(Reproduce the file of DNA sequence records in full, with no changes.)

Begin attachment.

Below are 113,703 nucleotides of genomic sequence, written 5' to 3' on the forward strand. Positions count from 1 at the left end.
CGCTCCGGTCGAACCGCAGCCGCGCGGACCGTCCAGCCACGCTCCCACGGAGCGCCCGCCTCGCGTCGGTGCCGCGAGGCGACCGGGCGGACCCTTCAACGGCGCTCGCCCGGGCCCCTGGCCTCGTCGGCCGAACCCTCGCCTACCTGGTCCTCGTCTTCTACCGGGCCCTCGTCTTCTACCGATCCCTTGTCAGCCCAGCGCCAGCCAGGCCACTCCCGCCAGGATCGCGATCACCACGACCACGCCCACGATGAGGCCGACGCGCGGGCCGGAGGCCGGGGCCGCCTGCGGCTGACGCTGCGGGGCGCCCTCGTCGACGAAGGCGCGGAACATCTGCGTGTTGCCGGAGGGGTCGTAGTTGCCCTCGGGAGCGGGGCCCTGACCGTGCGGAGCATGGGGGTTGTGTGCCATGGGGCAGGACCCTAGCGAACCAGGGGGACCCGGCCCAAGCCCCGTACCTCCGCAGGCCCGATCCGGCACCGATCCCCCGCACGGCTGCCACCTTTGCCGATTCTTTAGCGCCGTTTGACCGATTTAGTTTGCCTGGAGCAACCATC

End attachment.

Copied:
Below are 113,703 nucleotides of genomic sequence, written 5' to 3' on the forward strand. Positions count from 1 at the left end.
CGCTCCGGTCGAACCGCAGCCGCGCGGACCGTCCAGCCACGCTCCCACGGAGCGCCCGCCTCGCGTCGGTGCCGCGAGGCGACCGGGCGGACCCTTCAACGGCGCTCGCCCGGGCCCCTGGCCTCGTCGGCCGAACCCTCGCCTACCTGGTCCTCGTCTTCTACCGGGCCCTCGTCTTCTACCGATCCCTTGTCAGCCCAGCGCCAGCCAGGCCACTCCCGCCAGGATCGCGATCACCACGACCACGCCCACGATGAGGCCGACGCGCGGGCCGGAGGCCGGGGCCGCCTGCGGCTGACGCTGCGGGGCGCCCTCGTCGACGAAGGCGCGGAACATCTGCGTGTTGCCGGAGGGGTCGTAGTTGCCCTCGGGAGCGGGGCCCTGACCGTGCGGAGCATGGGGGTTGTGTGCCATGGGGCAGGACCCTAGCGAACCAGGGGGACCCGGCCCAAGCCCCGTACCTCCGCAGGCCCGATCCGGCACCGATCCCCCGCACGGCTGCCACCTTTGCCGATTCTTTAGCGCCGTTTGACCGATTTAGTTTGCCTGGAGCAACCATC